It’s not often that you discover an Army Colonel facilitating a round table discussion on “Sailing Uncertain Waters,” but that’s exactly where Col. M. Straus Scantlin, Director, Strategic Initiatives Group (SIG), U.S. Army Civil Affairs and Psychological Operations Command (Airborne) found himself February 9-13, 2021.
Scantlin, a Houston, Texas native and self-proclaimed “Aggie,” was selected as one of a handful of facilitators for the 66th Annual Memorial Student Center Student Conference on National Affairs (MSC SCONA) at his alma mater, Texas A&M.
The Memorial Student Center is dedicated to being the epicenter of student development and leadership learning. MSC SCONA is an annual collegiate conference organized by the student leadership to bring together student delegates from across the nation and the world in support of their mission to shape the leaders of tomorrow.
“Sailing Uncertain Waters” was an apt name given this year of pandemic, presidential inauguration and major policy shifts, and as a facilitator for the event, Scantlin had a front row seat to the hard work and dedication needed to create this elite environment. Developed to give delegates the chance to interact with the nation’s premier academic scholars, industry professionals, and well-known public figures, this event is world class.
“The student organizers plan and work for almost 12-months to create an annual collegiate conference that brings together student delegates from across the campus, state, nation, and world, introducing them to topics that range from great power competition to global public health,” explained Scantlin. “The student delegates work together to understand, think, and understand the national and international topics that immediately and directly affect us. Their thought and work improves them as students and future leaders for their country.”
Scantlin is uniquely positioned to understand leader development. As the director of Strategic Initiatives for USACAPOC (A), he works hand in hand with some of the Army’s most qualified subject matter experts in Civil Affairs and he is always on the lookout to influence or recruit new talent.
“MSC SCONA is very important to the Army Reserve,” enthused Scantlin. “These students are the future leaders, thinkers, and doers of the U.S. and the world. Most of the delegates are not ROTC (Reserve Officer Training Corps) contracted to the active component and there is an outreach opportunity for the Army Reserve to bring some of these outgoing, informed students into our organization.
“If some of the participants join the U.S. Army Reserve and bring these experiences with them, they will be better prepared than their peers for thinking through and around the complex, challenging national security issues we face now and in will face in the future,” he concluded.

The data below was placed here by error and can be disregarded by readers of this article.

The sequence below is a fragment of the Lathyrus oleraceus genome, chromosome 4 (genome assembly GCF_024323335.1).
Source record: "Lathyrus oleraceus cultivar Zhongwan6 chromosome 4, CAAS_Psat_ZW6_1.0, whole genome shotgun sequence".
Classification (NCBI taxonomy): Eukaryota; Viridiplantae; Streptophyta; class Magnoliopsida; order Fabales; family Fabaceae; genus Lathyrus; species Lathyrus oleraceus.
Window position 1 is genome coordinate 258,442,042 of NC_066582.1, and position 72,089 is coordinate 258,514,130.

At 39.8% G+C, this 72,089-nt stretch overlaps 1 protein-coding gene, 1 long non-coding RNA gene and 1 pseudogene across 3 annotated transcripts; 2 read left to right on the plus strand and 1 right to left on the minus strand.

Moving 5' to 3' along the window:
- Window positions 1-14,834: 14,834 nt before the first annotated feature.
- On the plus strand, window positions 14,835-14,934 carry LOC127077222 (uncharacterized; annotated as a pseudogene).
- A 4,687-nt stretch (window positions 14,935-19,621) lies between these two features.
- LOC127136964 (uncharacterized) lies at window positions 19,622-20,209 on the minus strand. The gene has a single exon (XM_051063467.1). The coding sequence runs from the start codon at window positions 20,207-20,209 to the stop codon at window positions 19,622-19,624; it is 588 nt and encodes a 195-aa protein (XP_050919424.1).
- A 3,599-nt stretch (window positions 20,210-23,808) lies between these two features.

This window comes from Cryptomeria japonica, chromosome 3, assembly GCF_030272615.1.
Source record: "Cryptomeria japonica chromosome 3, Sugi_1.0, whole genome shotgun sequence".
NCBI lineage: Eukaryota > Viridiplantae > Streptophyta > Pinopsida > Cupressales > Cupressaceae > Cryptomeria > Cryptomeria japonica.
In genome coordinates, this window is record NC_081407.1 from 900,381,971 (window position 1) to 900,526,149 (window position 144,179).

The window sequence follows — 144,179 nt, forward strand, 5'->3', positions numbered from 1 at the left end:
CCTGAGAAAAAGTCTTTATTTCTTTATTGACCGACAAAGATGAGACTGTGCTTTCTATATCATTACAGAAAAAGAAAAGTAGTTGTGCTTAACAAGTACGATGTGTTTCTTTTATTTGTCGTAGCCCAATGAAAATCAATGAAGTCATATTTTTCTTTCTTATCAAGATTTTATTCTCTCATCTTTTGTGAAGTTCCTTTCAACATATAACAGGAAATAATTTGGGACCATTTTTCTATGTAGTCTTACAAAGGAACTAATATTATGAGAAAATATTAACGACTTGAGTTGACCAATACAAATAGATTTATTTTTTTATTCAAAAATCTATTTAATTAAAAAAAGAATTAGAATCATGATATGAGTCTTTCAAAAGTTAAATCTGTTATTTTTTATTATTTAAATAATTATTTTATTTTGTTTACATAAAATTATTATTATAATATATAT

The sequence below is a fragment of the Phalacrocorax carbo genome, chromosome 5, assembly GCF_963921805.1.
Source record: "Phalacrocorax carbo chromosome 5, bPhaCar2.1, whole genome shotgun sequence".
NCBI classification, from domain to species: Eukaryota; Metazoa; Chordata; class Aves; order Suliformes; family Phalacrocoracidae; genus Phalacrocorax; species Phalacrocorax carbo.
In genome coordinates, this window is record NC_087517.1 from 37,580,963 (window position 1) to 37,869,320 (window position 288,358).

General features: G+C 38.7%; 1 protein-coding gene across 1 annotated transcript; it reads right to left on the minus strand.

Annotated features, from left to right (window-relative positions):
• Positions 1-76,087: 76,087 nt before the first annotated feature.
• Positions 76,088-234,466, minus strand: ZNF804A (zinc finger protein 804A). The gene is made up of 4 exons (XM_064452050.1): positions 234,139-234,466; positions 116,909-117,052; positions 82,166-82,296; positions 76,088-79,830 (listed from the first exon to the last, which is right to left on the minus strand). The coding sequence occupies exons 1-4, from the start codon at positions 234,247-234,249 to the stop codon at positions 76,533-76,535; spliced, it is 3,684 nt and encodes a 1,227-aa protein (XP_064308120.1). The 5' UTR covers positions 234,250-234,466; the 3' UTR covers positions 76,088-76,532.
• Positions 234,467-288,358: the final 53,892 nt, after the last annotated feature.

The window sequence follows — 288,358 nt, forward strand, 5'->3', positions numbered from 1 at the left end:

In or out of uniform, this event is designed to expose students to current issues and senior leaders like Scantlin from various career fields. Experts in fields ranging from national security and diplomacy, to medicine and technology were present.
This year, delegates listened to and interacted with key-note speakers from the senior levels of government and innovative medical professors: Chief of Staff of the U.S. Army, former Chief of Staff of the Air Force, Commander of Marine Corps Recruiting, a former CIA officer, and a medical researcher.
The event is far from passive listening though. As a facilitator, Scantlin isn’t there to say “this is what you should do,” he’s there to guide them in their discoveries.
“I facilitated a round-table of students from Texas A&M University and other schools,” said Scantlin.” My role was not to give them a solution, but to coach and guide them through a process to identify and understand a problem within a topic area, and coach them through writing a policy proposal. I asked questions to help them identify gaps in their understanding, guided their discussions, and more importantly, let them talk with each other and work out their ideas themselves.”
It's a unique approach to learning. College is often designed to have students absorb material and respond in a semi-passive manner through a paper or project while MSC SCONA is very collaborative.
“I am always impressed with what the students can do when you step back and let them plan and lead,” said Scantlin. “They don’t know it but they are executing mission command and the result is excellent. The MSC SCONA program is really designed to produce better-prepared students and graduates. These delegates have learned how to look at a problem from various points of view, listen to a diverse team, collaborate on a problem and solution, and reach a consensus and the benefactors are the peoples, not only in the United States, but across the globe.”
Not content to just act as a mentor, Scantlin also considers the MSC SCONA as an opportunity to view the world from a different perspective.
“These students from all over the country are much more aware of the global connectedness than I was as a student,” he commented.
Participating for a third year, this is an event that Scantlin is thrilled to be associated with.
“An invitation back to Texas A&M is always a welcomed surprise. Aggieland is my home and giving back is an honor,” he enthused. “This year's SCONA was the second time I've met children or grandchildren of SCONA participants. It reminds me that everyone is connected to everyone else just a few short steps away,” he concluded.